Here’s a simple test I do, something that has never once led to action: In the last question of a sloppy, census-style customer service survey, when they ask, “anything else?” I put my name and phone number and ask them to call me. They haven’t, never once, not in more than fifty brand experiences.

Gulp. Would your evaluation process fare any better? As Seth concludes:

If you’re not going to read the answers and take action, why are you asking?

The Reminder—a new way to obtain long-term evaluations of events

letter 8909849224_832820ea27_kCan conference organizers get evaluative feedback on the long-term outcomes of their events? Last week, I pointed out that short-term evaluations routinely solicited at events are unreliable. If we want to honestly learn whether our conferences create long-lasting change, we need evaluation methods that can be applied after an appropriate length of time (three months? six months? a year?—you choose!) rather than within a few hours or days of the meeting taking place.

Here’s one way I’ve devised to obtain long-term feedback. It’s based on an old technique “A Letter To Myself” (ALTM, aka “A Letter To My Future Self”) which you may have experienced at meetings over the years.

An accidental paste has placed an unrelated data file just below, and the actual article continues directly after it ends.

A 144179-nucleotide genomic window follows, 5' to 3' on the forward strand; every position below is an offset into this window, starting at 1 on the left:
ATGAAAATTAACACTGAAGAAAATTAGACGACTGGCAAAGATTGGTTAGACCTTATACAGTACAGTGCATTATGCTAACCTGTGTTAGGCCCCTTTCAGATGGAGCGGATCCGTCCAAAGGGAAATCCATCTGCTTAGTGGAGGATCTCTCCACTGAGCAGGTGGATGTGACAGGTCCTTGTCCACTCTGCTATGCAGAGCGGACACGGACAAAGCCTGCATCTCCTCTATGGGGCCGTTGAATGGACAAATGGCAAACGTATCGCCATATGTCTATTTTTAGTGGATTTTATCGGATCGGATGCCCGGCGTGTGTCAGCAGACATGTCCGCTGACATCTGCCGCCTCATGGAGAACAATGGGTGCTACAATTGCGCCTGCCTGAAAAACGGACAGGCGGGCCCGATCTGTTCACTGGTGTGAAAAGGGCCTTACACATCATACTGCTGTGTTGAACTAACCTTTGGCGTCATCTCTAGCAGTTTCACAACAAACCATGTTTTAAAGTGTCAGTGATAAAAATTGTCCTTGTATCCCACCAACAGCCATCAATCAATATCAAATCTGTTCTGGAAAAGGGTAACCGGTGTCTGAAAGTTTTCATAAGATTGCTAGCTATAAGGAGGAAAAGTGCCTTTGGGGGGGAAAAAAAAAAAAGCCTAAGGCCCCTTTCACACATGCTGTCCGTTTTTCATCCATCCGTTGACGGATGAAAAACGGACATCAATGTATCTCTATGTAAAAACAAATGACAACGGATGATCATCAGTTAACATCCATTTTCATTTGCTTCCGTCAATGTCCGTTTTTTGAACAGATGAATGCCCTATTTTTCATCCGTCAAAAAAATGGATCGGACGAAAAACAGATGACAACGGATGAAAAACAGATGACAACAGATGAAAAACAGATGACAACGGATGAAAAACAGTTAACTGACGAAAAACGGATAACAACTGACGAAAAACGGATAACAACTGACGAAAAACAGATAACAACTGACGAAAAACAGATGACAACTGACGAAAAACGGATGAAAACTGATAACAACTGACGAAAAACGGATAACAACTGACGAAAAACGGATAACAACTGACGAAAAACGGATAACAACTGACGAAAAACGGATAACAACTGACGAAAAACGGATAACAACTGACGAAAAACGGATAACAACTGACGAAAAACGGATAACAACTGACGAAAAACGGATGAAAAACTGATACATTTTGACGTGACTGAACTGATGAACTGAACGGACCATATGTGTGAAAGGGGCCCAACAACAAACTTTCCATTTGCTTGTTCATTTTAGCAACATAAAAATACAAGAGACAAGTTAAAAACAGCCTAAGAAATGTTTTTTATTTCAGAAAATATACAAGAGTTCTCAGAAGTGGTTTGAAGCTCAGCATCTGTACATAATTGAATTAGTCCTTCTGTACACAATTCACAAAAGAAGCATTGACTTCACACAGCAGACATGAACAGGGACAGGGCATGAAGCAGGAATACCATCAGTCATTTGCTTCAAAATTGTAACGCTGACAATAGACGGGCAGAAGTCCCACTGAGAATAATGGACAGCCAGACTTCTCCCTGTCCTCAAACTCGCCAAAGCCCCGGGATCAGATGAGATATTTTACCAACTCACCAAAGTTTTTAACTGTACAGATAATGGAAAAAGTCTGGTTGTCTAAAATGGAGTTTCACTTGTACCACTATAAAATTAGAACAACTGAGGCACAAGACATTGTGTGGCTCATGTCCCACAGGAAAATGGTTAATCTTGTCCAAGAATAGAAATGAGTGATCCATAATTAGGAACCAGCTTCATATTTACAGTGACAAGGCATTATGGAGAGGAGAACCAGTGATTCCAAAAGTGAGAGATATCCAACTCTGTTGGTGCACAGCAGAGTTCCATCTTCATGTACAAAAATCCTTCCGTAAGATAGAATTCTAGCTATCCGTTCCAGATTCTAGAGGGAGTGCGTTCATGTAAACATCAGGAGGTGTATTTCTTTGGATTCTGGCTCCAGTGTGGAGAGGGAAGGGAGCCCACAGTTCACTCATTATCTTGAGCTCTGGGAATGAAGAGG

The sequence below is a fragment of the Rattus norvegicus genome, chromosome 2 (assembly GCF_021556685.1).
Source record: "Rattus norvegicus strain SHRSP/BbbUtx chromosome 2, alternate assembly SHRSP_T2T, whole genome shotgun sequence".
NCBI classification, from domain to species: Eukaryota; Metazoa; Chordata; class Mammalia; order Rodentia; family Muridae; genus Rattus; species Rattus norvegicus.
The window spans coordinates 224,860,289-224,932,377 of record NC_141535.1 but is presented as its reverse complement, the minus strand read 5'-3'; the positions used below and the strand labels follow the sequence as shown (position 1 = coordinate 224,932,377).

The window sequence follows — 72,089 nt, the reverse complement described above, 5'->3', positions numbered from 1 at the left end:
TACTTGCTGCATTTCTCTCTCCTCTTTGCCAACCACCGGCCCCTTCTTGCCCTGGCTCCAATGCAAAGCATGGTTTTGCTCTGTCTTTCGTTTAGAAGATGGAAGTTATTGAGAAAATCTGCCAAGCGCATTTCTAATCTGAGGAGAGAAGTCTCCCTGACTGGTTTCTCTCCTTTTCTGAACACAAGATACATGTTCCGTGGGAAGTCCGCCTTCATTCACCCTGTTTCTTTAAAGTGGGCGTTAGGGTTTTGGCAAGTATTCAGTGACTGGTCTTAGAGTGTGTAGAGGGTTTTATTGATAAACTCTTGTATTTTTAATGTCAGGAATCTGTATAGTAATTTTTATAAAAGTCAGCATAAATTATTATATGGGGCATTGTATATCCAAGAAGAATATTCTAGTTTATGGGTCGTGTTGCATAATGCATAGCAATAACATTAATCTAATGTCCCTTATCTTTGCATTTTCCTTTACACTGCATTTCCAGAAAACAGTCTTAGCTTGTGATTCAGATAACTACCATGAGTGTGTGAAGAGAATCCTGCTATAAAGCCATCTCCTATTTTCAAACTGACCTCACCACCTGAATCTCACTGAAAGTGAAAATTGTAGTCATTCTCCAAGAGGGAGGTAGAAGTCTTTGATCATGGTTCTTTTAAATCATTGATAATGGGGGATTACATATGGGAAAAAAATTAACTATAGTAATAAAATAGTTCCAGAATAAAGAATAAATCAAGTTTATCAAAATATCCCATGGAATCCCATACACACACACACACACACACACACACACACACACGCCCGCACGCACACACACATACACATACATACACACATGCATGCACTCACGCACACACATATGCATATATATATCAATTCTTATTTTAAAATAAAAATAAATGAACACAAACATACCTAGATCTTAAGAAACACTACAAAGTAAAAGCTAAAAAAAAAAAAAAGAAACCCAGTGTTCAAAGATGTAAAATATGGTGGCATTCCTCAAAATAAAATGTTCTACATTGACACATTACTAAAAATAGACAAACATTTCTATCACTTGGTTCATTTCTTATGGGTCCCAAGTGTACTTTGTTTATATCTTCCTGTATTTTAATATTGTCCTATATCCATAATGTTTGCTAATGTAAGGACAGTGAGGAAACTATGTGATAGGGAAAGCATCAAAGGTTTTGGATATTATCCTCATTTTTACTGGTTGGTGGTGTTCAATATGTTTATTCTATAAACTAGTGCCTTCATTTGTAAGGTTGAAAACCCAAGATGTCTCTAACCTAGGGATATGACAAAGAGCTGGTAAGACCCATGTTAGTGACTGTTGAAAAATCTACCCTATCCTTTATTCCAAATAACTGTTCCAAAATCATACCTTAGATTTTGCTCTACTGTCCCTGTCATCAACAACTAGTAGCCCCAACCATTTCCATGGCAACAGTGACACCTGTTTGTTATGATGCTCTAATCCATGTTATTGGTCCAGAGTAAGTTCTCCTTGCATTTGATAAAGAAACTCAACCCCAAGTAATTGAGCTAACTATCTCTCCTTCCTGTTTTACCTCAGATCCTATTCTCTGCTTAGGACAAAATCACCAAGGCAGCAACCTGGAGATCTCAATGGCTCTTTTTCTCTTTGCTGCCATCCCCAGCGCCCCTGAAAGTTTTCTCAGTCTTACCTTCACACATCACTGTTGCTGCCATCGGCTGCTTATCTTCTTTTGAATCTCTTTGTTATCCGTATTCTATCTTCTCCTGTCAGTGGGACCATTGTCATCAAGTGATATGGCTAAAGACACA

I call it The Reminder.

In the standard ALTM version, described in Conferences That Work: Creating Events That People Love, the organizers set aside around 30 minutes just before the end of the event, supply each participant with notepaper and an envelope, and ask them to reflect on the changes they would like to make in their lives as a result of the event over the next [3 months/6 months/year/appropriate time period]. People then write letters to themselves about their changes and insert the letters into the supplied envelopes, which they then seal and address to themselves. The envelopes are collected and mailed out, unread, by the conference organizers once the announced time period has passed.

ALTM works because the recipients find value in being reminded of their resolutions after time has passed. They can note what they have accomplished, what is yet to be done, and what they may have forgotten but still have energy to pursue.